I have been struggling with some pain from a chronic health condition, but walking seems to help, so I have taken a few long lunch breaks over the last few days to walk through the forest near my home.
Being under the trees, the rain water dripping all around me, the warm glow of hedgehog mushrooms dotting the deep moss -- it reminds me of being a child looking for Easter eggs. Hedgehogs are the colour of the inside of orange peel. A soft warm peach colour.
"All of our senses and capabilities, even our spiritual capacities, are based on ongoing contact with the natural world," said Stephen Kellert, professor of social ecology at Yale University. "Contact with nature is essential to our heath and physical well-being."
Today was cool, just above freezing when I headed out, and I was surprised to find that several of the mushrooms I left in the field to fatten up a few days ago, were already large enough to pick. I always try to take half of the mushrooms in a patch. I leave the rest to cast their spores and in case there are other pickers coming along after me.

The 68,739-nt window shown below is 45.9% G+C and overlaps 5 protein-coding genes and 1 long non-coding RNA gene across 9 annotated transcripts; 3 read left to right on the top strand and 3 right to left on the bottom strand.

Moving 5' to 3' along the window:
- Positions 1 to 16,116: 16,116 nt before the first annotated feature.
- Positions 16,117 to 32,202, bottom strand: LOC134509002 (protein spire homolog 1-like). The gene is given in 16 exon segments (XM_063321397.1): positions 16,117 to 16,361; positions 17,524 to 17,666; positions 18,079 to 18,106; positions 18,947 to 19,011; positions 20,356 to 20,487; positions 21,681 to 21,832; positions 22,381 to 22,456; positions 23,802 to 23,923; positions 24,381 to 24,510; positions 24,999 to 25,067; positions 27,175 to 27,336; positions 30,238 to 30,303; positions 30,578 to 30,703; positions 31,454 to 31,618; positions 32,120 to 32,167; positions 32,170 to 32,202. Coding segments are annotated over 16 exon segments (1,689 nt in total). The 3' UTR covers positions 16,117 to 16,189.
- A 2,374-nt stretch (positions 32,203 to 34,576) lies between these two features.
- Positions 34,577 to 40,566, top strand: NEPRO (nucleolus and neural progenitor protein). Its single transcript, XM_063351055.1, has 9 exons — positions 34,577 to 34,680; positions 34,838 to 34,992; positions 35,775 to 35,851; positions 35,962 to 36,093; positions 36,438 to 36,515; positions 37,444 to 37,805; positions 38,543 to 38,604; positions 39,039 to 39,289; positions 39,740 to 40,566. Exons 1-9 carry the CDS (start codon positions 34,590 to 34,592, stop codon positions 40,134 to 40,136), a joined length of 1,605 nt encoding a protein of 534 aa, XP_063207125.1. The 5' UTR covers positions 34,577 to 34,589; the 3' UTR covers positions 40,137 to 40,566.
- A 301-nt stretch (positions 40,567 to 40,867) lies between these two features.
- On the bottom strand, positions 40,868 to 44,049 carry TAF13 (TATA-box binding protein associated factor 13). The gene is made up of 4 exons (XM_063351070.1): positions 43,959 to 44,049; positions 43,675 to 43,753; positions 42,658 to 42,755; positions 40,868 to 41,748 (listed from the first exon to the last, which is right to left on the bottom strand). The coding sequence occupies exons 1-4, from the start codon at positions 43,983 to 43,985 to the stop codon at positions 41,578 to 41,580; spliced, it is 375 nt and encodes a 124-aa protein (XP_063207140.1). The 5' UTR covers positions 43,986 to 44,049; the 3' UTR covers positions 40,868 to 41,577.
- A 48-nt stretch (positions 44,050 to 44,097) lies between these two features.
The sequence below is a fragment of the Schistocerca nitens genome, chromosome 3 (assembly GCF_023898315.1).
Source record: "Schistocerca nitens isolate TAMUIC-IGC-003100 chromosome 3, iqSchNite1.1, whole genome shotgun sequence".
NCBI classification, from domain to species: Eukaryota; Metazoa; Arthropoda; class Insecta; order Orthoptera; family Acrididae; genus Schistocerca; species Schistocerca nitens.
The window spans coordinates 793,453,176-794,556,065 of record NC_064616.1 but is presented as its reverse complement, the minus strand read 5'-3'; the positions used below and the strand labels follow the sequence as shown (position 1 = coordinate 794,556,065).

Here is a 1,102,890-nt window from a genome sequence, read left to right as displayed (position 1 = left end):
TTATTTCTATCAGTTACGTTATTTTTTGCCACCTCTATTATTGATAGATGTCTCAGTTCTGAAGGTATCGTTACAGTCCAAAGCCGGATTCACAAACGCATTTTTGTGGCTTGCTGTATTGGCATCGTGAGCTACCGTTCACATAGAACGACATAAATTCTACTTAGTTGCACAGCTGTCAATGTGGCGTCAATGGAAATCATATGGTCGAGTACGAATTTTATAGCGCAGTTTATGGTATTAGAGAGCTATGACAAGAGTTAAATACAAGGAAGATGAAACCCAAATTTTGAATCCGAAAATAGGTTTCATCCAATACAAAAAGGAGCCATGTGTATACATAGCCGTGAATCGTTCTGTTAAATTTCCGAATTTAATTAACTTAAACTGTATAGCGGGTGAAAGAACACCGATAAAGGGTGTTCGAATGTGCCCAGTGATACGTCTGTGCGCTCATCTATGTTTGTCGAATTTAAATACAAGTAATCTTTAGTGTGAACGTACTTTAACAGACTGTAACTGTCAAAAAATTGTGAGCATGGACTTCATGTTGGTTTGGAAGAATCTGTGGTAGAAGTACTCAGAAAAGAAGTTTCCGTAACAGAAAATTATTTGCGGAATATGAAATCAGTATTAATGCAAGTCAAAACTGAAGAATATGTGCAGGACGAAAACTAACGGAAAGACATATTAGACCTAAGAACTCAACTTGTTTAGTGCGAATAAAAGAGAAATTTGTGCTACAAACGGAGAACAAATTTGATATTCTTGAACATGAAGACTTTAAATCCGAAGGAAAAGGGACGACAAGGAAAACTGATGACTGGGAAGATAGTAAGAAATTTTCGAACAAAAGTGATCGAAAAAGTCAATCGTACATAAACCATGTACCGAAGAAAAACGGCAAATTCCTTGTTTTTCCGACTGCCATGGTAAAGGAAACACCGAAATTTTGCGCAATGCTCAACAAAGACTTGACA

This has been a good year for Hedgehogs and I have seen very few Boletes although last year seemed to produce Boletes in large numbers. The mysterious factors behind mushroom proliferation...
The leaves are now off most of the trees. The alders are looking ratty, though still holding their old green leaves, the invasive hawthorns are fringed with tan and orange, still green near their crowns, the apple trees in the neighborhoods show wet apples as the leaves thin and turn to gold. The Oaks, maples, and deciduous shrubs have all given up their brown and red and gold to the relentless rains.
Soon only the winter oyster mushrooms will draw me off the trails. Then the long sleep of winter. And THEN paddling time!